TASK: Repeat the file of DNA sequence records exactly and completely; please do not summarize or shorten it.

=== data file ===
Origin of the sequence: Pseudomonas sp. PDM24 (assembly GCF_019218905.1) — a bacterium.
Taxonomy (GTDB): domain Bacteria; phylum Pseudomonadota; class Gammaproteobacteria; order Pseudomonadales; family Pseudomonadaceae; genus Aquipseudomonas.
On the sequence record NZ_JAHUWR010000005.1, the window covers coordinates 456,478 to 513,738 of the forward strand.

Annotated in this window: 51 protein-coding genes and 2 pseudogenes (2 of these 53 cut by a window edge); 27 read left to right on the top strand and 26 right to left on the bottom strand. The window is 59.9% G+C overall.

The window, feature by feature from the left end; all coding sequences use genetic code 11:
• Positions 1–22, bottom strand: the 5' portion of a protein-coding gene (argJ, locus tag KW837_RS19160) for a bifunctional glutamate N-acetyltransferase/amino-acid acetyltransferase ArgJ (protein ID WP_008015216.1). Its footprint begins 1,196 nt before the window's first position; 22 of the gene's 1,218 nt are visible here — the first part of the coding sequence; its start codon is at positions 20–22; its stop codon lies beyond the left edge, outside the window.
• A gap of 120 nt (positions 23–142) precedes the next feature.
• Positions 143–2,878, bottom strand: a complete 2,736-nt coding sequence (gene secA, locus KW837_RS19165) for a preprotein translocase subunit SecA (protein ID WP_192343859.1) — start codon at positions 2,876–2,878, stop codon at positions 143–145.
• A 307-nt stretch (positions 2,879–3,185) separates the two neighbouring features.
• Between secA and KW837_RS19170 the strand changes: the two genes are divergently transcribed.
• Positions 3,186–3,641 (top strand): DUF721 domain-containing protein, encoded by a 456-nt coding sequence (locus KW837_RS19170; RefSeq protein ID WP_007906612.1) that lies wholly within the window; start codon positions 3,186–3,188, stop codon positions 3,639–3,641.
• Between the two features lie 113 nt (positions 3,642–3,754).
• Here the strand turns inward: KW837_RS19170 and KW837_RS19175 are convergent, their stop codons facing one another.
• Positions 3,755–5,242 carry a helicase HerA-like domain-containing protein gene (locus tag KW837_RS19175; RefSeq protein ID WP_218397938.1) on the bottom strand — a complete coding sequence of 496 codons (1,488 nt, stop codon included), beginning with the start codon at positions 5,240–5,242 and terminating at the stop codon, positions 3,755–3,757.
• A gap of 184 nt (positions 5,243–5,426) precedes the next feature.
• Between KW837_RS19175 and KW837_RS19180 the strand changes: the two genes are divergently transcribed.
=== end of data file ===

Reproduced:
Origin of the sequence: Pseudomonas sp. PDM24 (assembly GCF_019218905.1) — a bacterium.
Taxonomy (GTDB): domain Bacteria; phylum Pseudomonadota; class Gammaproteobacteria; order Pseudomonadales; family Pseudomonadaceae; genus Aquipseudomonas.
On the sequence record NZ_JAHUWR010000005.1, the window covers coordinates 456,478 to 513,738 of the forward strand.

Annotated in this window: 51 protein-coding genes and 2 pseudogenes (2 of these 53 cut by a window edge); 27 read left to right on the top strand and 26 right to left on the bottom strand. The window is 59.9% G+C overall.

The window, feature by feature from the left end; all coding sequences use genetic code 11:
• Positions 1–22, bottom strand: the 5' portion of a protein-coding gene (argJ, locus tag KW837_RS19160) for a bifunctional glutamate N-acetyltransferase/amino-acid acetyltransferase ArgJ (protein ID WP_008015216.1). Its footprint begins 1,196 nt before the window's first position; 22 of the gene's 1,218 nt are visible here — the first part of the coding sequence; its start codon is at positions 20–22; its stop codon lies beyond the left edge, outside the window.
• A gap of 120 nt (positions 23–142) precedes the next feature.
• Positions 143–2,878, bottom strand: a complete 2,736-nt coding sequence (gene secA, locus KW837_RS19165) for a preprotein translocase subunit SecA (protein ID WP_192343859.1) — start codon at positions 2,876–2,878, stop codon at positions 143–145.
• A 307-nt stretch (positions 2,879–3,185) separates the two neighbouring features.
• Between secA and KW837_RS19170 the strand changes: the two genes are divergently transcribed.
• Positions 3,186–3,641 (top strand): DUF721 domain-containing protein, encoded by a 456-nt coding sequence (locus KW837_RS19170; RefSeq protein ID WP_007906612.1) that lies wholly within the window; start codon positions 3,186–3,188, stop codon positions 3,639–3,641.
• Between the two features lie 113 nt (positions 3,642–3,754).
• Here the strand turns inward: KW837_RS19170 and KW837_RS19175 are convergent, their stop codons facing one another.
• Positions 3,755–5,242 carry a helicase HerA-like domain-containing protein gene (locus tag KW837_RS19175; RefSeq protein ID WP_218397938.1) on the bottom strand — a complete coding sequence of 496 codons (1,488 nt, stop codon included), beginning with the start codon at positions 5,240–5,242 and terminating at the stop codon, positions 3,755–3,757.
• A gap of 184 nt (positions 5,243–5,426) precedes the next feature.
• Between KW837_RS19175 and KW837_RS19180 the strand changes: the two genes are divergently transcribed.